Despite repeatedly contradicting health officials in his own administration with misinformation about the coronavirus pandemic and possible treatment, Donald Trump has denied any bad blood between him and Dr Anthony Fauci and joked that he should run against Alexandria Ocasio-Cortez.
At a White House briefing on Friday, the president said invoked his Democratic foe in Congress, saying: “I told Tony Fauci, I said, ‘Why don’t you move to New York, run against AOC? You will win easily.’ But he decided he’s not going to do that.”
Asked whether he would tell his allies to stop attacks and criticism against doctors in his administration, he said: “I can only say this: I have tremendous respect for these people.”
CNN’s Jim Acosta pressed the president on whether he would listen to his health officials after he has moved his timetable to “re-open” the US by Easter to later this spring, despite no clear evidence that the coronavirus pandemic will have subsided, potentially putting millions of Americans at risk of infection following Mr Trump’s call to get people back to work.
He didn’t say whether he would heed their advice but added: “I listen to them about everything … I have great respect for this group.”
A host of right-wing pundits have targeted Dr Fauci, the director of the National Institute of Allergy and Infectious Diseases, who has offered a more realistic and science-based impression of the pandemic’s impact in the US, in their conspiracies accusing him of being a Democratic “plant” undermining the administration.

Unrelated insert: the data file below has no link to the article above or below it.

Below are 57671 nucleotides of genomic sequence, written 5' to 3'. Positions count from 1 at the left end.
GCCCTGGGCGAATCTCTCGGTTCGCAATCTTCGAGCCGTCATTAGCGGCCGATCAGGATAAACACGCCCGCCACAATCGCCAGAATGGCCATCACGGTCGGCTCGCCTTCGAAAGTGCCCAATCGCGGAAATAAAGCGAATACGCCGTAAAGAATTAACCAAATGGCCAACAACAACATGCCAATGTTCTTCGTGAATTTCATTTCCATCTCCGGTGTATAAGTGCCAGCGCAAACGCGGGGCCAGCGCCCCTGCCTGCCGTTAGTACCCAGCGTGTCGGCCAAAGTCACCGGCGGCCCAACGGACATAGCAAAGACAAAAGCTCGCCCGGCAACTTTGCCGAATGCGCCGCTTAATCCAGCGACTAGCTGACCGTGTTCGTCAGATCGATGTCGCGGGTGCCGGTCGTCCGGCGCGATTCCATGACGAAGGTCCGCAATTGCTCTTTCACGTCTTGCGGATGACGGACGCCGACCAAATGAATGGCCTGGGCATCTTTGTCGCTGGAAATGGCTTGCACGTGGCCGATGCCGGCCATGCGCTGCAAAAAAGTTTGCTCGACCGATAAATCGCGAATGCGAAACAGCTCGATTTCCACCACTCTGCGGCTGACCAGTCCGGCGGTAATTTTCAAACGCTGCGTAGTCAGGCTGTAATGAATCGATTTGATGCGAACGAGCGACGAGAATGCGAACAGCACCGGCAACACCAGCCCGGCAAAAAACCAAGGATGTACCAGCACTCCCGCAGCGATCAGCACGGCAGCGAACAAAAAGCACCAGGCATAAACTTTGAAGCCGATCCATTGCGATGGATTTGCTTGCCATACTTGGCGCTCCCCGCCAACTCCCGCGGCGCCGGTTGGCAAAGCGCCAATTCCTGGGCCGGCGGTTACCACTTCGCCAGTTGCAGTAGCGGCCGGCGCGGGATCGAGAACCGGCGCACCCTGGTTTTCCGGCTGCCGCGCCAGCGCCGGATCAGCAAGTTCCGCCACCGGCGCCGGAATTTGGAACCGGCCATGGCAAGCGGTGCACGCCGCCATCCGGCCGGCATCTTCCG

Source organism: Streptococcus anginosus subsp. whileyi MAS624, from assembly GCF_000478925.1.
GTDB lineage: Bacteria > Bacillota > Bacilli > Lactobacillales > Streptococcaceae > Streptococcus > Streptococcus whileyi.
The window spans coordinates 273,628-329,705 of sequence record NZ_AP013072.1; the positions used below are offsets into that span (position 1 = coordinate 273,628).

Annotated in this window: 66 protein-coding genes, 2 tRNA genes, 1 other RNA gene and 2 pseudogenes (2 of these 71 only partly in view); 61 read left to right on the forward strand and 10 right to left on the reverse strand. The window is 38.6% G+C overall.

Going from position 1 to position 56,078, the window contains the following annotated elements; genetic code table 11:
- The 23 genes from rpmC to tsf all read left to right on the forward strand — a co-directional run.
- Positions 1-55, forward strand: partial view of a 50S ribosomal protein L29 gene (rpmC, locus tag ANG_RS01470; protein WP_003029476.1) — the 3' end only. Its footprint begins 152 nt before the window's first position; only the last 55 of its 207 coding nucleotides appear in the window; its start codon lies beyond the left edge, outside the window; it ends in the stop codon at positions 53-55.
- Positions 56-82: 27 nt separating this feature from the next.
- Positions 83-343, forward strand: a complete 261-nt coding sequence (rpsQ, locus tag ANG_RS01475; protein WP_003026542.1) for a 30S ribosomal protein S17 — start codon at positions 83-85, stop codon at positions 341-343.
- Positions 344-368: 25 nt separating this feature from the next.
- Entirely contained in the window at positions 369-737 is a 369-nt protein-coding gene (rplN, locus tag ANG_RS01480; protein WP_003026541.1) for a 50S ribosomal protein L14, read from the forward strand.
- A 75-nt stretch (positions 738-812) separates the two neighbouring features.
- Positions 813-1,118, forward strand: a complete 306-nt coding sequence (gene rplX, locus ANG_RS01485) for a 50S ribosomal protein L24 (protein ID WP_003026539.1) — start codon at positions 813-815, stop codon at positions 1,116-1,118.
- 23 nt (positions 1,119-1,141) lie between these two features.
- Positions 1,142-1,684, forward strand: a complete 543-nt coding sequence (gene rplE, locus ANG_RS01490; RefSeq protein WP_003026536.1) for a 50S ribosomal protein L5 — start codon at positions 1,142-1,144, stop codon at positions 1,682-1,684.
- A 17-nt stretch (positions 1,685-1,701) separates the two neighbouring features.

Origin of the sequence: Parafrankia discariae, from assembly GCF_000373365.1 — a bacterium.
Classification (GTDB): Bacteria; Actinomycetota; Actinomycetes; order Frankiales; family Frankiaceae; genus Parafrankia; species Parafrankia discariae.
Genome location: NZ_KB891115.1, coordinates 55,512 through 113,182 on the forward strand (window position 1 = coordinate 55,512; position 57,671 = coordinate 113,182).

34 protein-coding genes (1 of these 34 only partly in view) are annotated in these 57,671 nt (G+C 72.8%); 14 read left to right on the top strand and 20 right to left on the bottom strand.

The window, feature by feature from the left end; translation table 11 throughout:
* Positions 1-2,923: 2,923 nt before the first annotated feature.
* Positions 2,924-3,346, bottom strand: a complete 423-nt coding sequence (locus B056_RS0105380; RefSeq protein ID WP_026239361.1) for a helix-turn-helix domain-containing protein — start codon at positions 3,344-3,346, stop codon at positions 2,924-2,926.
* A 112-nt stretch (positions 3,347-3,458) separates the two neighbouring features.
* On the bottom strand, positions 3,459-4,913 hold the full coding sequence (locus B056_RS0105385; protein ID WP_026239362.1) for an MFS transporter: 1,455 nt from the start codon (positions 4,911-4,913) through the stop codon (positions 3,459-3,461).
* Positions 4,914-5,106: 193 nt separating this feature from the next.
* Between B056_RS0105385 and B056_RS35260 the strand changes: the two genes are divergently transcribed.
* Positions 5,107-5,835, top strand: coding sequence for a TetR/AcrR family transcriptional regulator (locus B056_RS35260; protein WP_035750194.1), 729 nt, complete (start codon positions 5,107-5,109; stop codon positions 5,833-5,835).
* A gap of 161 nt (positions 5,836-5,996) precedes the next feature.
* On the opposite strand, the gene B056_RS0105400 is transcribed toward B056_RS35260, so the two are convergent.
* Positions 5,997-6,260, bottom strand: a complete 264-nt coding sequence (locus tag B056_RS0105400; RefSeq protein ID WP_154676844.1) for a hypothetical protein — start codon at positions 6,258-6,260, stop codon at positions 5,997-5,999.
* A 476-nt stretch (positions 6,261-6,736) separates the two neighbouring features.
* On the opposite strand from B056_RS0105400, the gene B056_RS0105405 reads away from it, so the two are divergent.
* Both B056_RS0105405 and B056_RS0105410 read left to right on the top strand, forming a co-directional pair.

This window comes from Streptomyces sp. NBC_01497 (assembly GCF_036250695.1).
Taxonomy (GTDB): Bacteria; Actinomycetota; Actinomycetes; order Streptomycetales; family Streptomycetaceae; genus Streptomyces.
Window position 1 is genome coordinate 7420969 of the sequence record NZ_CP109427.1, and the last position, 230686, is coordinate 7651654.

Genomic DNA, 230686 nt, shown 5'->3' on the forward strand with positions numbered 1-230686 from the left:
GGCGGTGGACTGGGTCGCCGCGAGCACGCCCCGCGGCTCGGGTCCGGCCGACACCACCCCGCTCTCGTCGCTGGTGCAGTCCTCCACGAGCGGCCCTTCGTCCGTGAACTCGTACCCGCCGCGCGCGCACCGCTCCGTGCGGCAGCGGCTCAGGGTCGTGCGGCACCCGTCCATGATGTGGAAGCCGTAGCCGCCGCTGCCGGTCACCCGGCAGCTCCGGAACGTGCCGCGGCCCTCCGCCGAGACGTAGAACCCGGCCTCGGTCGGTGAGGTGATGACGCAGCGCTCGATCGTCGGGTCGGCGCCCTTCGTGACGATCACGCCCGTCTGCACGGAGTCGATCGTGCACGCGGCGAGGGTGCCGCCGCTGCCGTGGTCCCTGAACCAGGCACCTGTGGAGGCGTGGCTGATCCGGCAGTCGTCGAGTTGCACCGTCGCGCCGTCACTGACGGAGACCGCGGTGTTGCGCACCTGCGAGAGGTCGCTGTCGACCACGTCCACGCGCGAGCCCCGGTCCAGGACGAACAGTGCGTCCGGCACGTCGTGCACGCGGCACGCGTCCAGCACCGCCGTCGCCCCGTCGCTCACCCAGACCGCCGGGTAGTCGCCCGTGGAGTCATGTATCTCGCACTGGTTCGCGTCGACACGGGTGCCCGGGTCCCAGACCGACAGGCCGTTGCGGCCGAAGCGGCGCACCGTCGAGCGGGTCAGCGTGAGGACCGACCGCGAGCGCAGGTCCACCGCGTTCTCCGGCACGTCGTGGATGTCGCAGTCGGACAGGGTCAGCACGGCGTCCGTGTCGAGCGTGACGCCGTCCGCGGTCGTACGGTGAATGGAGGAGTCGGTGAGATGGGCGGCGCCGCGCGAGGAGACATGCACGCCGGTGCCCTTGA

On Fox News, host Steve Hilton said that Dr Fauci will “still have a job at the end of this, whatever happens” while the “ruling class and their TV mouthpieces whipping up fear over this virus, they can afford an indefinite shutdown” of the economy.
Asked by Science Mag about the president’s misinformation, Dr Fauci said he “can’t jump in front of the microphone and push him down. OK, he said it. Let’s try and get it corrected for the next time.”
The president also has blocked Dr Fauci from answering questions about the efficacy of a controversial anti-malaria drug to treat Covid-19 patients during a recent briefing.
Earlier that day, Dr Fauci told CBS that “in terms of science, I don’t think we could definitively say [hydroxychloroquine] works.”
He said: “The data are really just at best suggestive … There have been cases that show there may be an effect and there are others to show there’s no effect.”
The president has continued to push for the drug without significant evidence that it can be safely scaled for use for the thousands of people who are ill.